USF multicultural marketing students try a tasty treat at a Bay Area Mi Pueblo grocery store, which specializes in popular items among Latinos.
With 103 million Asian American, African American, and Hispanic
American consumers driving $2.3 trillion worth of America’s $10 trillion consumer
market, interest in the University of San
School of Business and Professional Studies’ multi-cultural marketing courses has
Enrollment has tripled since USF began offering courses in multi-cultural
marketing in fall 2008. Led by business professors Mandy Ortiz – one of only
about a dozen Latina marketing professors with doctorates in the country – Ricardo
Villarreal, Sweta Thota, and Sonja Poole, the popular program has grown fast
enough that a separate multi-cultural marketing concentration is slated to launch
“The concentration focuses on reaching specific subgroups in
the U.S. – Asians Americans, African Americans, and Hispanics Americans – who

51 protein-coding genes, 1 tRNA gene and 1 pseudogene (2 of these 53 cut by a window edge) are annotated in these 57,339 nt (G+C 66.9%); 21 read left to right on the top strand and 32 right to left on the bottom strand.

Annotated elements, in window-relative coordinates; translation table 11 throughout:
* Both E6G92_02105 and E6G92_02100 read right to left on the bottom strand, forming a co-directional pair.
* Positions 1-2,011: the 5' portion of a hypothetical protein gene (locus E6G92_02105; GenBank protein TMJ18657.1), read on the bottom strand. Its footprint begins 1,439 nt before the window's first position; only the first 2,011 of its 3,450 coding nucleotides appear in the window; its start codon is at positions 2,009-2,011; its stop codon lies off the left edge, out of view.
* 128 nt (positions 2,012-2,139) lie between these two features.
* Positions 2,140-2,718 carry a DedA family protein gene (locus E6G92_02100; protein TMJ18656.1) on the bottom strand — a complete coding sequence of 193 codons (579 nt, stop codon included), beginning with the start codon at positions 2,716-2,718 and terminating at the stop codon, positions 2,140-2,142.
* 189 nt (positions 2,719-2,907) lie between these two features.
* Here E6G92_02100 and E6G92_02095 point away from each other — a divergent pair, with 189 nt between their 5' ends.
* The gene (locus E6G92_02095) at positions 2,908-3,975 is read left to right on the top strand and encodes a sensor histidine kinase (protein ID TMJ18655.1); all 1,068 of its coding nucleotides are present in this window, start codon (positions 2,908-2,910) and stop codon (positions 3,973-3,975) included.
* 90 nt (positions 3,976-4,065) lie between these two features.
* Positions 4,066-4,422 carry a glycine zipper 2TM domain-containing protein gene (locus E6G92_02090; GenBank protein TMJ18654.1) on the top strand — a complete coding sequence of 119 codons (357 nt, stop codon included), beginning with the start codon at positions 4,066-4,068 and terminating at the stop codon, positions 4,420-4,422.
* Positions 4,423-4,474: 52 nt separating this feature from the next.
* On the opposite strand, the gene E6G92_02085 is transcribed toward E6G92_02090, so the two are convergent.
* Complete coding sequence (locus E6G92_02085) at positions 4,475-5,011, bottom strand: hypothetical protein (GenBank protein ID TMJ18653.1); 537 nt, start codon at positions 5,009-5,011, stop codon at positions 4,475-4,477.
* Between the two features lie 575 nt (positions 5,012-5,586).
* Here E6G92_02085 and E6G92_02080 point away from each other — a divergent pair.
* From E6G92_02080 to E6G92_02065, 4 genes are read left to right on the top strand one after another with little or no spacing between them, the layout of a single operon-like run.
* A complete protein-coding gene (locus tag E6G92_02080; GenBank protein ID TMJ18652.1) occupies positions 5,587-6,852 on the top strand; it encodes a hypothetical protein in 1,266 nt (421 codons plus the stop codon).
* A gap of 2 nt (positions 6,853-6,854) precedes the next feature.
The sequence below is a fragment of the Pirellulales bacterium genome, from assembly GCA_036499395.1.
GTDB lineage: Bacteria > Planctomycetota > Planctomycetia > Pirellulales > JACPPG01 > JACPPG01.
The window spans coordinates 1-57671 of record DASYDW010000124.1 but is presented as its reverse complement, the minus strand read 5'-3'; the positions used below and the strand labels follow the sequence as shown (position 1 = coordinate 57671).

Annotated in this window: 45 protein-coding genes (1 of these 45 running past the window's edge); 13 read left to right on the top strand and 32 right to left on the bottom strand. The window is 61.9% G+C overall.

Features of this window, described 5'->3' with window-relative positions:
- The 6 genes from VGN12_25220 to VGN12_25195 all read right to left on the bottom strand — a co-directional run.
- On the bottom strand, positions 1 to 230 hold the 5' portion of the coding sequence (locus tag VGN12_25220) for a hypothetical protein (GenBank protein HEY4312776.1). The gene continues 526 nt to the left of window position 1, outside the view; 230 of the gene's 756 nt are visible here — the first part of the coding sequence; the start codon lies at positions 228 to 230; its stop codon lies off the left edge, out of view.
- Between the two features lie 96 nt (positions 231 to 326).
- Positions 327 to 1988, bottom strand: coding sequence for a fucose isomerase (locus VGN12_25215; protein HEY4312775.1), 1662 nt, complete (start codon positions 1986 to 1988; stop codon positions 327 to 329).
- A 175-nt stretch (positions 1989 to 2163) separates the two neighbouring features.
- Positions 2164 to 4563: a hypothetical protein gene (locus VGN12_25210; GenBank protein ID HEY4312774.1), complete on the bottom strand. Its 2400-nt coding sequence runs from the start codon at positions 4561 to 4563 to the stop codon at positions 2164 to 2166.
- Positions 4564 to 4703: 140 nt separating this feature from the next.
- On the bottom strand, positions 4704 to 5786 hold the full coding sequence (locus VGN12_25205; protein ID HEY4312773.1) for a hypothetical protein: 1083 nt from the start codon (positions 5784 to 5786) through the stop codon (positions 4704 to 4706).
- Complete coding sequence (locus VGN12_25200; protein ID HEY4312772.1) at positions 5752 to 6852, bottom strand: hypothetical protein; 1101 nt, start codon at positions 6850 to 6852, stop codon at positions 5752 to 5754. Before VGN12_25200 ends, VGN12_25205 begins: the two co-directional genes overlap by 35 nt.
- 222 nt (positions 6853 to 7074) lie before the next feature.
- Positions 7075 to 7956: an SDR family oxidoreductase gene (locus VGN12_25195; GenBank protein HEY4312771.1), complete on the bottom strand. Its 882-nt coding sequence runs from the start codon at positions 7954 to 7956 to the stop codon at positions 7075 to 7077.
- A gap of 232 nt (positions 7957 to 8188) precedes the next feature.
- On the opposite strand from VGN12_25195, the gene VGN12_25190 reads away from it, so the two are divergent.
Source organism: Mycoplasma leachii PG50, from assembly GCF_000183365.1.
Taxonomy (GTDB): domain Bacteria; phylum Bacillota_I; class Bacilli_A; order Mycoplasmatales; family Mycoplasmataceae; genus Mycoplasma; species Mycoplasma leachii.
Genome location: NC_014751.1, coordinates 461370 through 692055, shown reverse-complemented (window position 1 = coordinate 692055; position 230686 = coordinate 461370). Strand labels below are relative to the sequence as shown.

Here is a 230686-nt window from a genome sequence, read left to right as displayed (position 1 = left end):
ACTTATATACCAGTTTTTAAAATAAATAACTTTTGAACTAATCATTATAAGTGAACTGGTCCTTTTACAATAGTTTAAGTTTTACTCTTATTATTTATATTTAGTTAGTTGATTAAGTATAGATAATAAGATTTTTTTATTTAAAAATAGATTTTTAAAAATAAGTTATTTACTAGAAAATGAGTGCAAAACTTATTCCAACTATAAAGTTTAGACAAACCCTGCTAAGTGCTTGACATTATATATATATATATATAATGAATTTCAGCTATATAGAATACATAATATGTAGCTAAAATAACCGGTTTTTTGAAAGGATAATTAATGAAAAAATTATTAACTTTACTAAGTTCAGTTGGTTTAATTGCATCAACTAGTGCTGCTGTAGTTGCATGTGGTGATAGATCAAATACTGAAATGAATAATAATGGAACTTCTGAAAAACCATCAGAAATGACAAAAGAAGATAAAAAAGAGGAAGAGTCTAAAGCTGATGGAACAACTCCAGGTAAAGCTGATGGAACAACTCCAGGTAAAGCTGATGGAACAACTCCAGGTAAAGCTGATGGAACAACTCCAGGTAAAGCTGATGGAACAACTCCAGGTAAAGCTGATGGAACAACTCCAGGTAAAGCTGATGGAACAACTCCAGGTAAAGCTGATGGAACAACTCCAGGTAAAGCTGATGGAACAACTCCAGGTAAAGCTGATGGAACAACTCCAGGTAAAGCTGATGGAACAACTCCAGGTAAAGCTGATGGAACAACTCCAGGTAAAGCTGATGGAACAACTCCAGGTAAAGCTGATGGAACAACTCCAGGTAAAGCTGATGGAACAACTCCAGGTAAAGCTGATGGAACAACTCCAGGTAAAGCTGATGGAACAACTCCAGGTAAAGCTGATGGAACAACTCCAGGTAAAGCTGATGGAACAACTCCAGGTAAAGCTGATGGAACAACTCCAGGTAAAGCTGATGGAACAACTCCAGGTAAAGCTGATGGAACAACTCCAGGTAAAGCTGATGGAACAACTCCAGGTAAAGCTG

are not currently being adequately addressed by the general marketing media,”
The program of courses, six in all, goes beyond
demographics, consumption behavior, and psychographics – all areas covered in
most marketing programs – to incorporate country of origin practices,
generational differences, history, values, traditions, norms, media
preferences, and, importantly, language.
Drawing on USF’s long tradition of cultural engagement and its
location in one of America’s most demographically diverse cities the
multi-cultural marketing program will teach students how to address the rapidly
emerging needs of consumers and corporations in understanding, targeting, and
marketing to the growing number of multi-cultural consumers in California and
Ashley Romero, a USF junior double majoring in marketing and
international business, recently signed up for the multi-cultural concentration
after learning of the upcoming launch.
“Different subcultures relate and respond better to products
that they can understand,” said Romero, explaining her interest in the
multi-cultural concentration. “Therefore, marketers must be able to ‘speak’ the
language of the culture, meaning they must be able to fully understand what is
important to them, what attracts them, and what offends them.”
Romero is one of about 40 students already signed up for the
multi-cultural marketing course for the fall.